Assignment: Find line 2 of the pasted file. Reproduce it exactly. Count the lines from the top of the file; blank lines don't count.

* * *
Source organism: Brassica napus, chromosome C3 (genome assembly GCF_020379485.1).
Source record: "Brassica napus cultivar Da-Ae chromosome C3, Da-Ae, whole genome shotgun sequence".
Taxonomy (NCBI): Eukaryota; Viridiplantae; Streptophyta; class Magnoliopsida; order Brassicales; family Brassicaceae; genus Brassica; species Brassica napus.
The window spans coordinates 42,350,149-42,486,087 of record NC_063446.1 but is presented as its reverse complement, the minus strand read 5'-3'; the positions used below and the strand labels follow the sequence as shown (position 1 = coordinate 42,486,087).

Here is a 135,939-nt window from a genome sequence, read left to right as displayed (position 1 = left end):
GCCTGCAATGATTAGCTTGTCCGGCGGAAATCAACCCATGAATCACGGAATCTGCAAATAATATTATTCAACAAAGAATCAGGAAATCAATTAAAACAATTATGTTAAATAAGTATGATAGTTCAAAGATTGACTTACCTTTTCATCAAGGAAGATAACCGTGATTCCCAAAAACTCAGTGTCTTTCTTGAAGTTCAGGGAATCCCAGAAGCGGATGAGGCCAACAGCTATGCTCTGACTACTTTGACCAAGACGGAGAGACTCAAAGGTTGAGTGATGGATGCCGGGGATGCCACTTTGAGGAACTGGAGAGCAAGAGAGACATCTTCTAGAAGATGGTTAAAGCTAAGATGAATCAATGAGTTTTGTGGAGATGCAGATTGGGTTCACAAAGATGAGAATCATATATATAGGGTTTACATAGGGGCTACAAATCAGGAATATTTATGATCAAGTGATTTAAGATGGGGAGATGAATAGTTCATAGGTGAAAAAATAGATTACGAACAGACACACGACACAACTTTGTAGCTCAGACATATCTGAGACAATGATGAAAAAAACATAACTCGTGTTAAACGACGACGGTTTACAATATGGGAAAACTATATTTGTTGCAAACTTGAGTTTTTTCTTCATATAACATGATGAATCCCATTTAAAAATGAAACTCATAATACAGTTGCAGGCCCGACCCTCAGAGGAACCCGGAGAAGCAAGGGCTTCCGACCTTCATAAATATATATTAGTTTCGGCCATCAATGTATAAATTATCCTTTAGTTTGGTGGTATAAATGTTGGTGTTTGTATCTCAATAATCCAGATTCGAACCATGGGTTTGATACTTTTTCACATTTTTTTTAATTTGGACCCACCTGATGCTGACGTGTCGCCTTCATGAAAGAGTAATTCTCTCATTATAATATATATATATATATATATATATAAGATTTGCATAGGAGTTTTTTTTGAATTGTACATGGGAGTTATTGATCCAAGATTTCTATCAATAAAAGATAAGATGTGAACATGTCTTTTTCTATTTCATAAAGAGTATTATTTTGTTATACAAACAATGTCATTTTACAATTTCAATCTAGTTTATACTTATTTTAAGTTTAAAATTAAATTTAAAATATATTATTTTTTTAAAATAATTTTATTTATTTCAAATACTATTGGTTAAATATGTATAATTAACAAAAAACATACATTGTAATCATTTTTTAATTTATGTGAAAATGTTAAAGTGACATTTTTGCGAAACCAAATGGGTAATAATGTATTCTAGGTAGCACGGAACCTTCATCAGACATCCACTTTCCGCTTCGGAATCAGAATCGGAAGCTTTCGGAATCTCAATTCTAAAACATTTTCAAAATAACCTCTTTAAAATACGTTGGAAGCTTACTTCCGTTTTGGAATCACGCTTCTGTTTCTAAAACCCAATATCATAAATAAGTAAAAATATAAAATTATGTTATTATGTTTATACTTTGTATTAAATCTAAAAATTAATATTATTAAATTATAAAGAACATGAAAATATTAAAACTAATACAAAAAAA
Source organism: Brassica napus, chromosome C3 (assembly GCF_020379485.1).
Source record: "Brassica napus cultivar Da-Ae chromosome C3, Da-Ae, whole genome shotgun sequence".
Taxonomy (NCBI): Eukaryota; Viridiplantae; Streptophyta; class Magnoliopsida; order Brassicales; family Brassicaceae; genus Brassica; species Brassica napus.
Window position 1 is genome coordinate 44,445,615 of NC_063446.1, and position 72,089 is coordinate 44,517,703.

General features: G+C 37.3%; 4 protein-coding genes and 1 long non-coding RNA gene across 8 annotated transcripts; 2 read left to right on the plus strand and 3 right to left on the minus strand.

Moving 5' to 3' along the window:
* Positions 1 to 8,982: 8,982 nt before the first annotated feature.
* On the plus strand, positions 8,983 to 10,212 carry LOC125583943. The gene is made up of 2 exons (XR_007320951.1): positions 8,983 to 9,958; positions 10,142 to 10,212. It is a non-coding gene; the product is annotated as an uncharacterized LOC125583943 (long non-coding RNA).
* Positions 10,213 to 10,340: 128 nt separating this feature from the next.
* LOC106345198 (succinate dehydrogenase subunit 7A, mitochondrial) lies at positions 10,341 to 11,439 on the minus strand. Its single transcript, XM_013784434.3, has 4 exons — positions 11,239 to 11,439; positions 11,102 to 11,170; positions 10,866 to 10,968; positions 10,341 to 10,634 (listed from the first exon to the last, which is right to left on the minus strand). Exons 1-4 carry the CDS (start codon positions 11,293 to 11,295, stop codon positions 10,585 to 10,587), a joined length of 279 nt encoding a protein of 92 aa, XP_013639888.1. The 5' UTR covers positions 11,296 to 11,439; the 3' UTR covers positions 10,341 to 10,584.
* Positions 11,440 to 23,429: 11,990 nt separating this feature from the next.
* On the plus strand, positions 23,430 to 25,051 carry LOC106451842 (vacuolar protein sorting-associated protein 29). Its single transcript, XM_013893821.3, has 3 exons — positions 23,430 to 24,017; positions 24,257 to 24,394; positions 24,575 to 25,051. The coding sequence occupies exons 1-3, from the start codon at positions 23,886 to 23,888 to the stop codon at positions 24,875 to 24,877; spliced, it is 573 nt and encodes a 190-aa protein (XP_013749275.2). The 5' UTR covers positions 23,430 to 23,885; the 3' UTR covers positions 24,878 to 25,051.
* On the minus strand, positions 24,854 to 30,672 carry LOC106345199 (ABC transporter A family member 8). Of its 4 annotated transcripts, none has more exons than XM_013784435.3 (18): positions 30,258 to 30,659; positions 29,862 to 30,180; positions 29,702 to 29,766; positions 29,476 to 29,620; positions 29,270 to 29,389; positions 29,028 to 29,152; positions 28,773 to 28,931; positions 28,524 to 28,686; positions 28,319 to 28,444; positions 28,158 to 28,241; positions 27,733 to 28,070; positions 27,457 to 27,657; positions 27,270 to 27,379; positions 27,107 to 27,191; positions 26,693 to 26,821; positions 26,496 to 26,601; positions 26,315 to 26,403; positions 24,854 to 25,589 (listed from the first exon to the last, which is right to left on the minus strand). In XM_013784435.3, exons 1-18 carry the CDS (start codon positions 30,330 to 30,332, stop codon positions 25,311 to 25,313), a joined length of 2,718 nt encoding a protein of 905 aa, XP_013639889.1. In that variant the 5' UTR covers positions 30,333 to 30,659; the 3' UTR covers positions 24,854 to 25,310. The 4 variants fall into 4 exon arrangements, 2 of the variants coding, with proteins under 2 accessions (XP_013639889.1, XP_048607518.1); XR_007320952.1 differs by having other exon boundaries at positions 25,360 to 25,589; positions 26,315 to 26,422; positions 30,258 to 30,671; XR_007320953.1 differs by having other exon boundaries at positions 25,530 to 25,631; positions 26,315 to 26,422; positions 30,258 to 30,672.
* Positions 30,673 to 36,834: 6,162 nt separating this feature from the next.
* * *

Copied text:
Source record: "Brassica napus cultivar Da-Ae chromosome C3, Da-Ae, whole genome shotgun sequence".